Hong Kong man accused of stabbing three at a Lennon Wall in Kowloon denied bail by Kwun Tong magistrate
- Tony Hung, 50, before court charged with three counts of wounding over alleged attack at symbol of anti-government movement
- A journalist remains in intensive care, while another injured person needed seven stitches to his head
A tour guide accused of stabbing three people, including a journalist, at a Lennon Wall in Tseung Kwan O was denied bail by a court on Thursday.
Tony Hung Chun, 50, faced three counts of wounding at Kwun Tong Magistrates’ Court for allegedly knifing Wong Ching-mei, Li Yuk-fung and Leung Chun-kit in the early hours of Tuesday.
The alleged attack took place at a subway between King Lam Estate and Chung Ming Court in Tseung Kwan O, a residential town in east Kowloon.
Hung was not required to make a plea and will appear in the same court again on October 17, pending the police investigation. His bail application was refused.
Hong Kong has been divided since early June by bitter disputes over the now-abandoned extradition bill, which would have allowed the city to send fugitives to jurisdictions with which the city lacks such an agreement, including mainland China.
In response to the government’s refusal to formally withdraw the bill, people in the city started producing colourful collages of messages written on sticky notes, known as Lennon Walls, in support of the protests.
Hung, of Chung Ming Court, appeared in the dock on Thursday wearing a grey polo T-shirt. He occasionally shrugged his shoulders during his first court hearing.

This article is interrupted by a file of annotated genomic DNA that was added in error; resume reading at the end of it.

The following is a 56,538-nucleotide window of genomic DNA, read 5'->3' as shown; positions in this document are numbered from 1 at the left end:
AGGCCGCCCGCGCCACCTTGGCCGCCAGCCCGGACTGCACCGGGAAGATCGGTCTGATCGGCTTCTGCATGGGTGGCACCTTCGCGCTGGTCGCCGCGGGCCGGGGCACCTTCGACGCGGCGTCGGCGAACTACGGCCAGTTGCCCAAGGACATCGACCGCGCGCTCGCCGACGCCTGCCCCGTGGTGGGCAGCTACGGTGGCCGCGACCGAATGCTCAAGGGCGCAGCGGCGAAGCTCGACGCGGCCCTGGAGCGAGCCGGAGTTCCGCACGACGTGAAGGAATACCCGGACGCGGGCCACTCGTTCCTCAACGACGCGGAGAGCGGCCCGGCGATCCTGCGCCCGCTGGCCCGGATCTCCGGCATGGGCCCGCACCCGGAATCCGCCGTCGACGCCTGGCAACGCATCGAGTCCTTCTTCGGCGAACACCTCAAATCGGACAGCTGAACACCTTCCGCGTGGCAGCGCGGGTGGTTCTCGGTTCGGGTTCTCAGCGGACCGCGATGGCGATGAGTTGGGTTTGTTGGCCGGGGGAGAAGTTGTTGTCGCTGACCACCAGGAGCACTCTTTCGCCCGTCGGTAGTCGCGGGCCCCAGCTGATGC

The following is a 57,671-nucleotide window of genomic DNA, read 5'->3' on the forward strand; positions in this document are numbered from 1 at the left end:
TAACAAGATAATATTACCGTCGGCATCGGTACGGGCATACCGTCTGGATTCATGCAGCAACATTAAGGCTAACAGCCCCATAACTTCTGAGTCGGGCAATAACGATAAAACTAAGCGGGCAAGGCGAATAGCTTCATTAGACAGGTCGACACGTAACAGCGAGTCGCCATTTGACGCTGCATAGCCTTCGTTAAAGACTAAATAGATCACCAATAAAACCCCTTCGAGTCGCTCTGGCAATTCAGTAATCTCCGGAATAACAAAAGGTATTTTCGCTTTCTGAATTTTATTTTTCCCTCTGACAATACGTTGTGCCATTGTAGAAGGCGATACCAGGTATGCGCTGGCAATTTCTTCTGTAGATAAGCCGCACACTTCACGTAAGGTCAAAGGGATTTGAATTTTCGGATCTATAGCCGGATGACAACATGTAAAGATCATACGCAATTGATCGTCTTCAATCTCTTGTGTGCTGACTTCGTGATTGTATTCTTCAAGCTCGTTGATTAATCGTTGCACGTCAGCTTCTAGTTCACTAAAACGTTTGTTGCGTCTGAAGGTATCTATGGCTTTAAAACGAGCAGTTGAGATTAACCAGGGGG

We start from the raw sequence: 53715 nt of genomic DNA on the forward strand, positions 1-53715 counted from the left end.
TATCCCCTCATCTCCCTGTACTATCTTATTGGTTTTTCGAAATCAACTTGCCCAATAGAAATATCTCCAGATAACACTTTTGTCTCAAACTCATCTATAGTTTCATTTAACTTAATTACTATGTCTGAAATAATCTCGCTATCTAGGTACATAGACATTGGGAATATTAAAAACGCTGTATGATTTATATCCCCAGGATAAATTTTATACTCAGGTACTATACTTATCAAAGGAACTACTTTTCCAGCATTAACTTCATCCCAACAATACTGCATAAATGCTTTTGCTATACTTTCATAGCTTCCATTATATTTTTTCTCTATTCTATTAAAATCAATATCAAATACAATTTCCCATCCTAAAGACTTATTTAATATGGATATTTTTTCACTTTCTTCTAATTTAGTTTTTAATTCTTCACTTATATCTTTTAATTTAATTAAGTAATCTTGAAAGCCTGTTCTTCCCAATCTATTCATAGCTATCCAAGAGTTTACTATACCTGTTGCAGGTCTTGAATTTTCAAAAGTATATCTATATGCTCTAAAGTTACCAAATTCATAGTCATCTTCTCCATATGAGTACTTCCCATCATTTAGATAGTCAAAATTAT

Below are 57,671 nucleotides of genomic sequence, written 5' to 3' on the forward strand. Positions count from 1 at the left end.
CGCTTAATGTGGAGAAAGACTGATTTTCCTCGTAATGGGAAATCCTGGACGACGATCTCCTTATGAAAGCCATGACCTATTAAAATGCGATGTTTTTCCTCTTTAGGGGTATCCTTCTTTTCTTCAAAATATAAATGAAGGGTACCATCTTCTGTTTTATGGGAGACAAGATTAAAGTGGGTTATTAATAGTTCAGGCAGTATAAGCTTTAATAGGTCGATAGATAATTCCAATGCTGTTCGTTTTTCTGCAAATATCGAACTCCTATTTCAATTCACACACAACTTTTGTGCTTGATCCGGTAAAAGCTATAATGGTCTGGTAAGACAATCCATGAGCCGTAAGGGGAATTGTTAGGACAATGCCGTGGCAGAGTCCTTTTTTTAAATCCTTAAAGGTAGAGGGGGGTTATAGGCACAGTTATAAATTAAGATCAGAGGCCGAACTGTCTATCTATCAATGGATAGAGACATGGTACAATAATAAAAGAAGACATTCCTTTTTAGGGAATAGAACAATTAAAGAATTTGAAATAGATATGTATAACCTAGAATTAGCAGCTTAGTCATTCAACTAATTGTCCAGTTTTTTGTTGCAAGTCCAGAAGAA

The prosecution said the two female victims, Wong and Li, were still in hospital and police had yet to take a formal statement from them.
Wong, a reporter with the Hong Kong Economic Journal, remained in an intensive care unit with multiple stab wounds to her back, left hand and leg.
Leung, the only male victim, received seven stitches after being slashed in the head.
Before the next hearing, police would search for surveillance camera footage near the crime scene and ascertain the correct sequence of events.
Police were also due to hold an identification parade, examine two 20cm-long knives, and do fingerprint and DNA analyses.
Wong’s family posted an online statement on Tuesday night, saying her condition had stabilised and she had been advised to rest.
“We are still in a state of shock and anger more than 30 hours after the attack. We need time to manage our emotions, attend to Ms Wong and follow up on the investigation of the attack,” the statement read.
“Again, we thank you for your support. Please pray for Ms Wong and other victims of the attack. We very much hope that Ms Wong will be able to thank you in person before long.”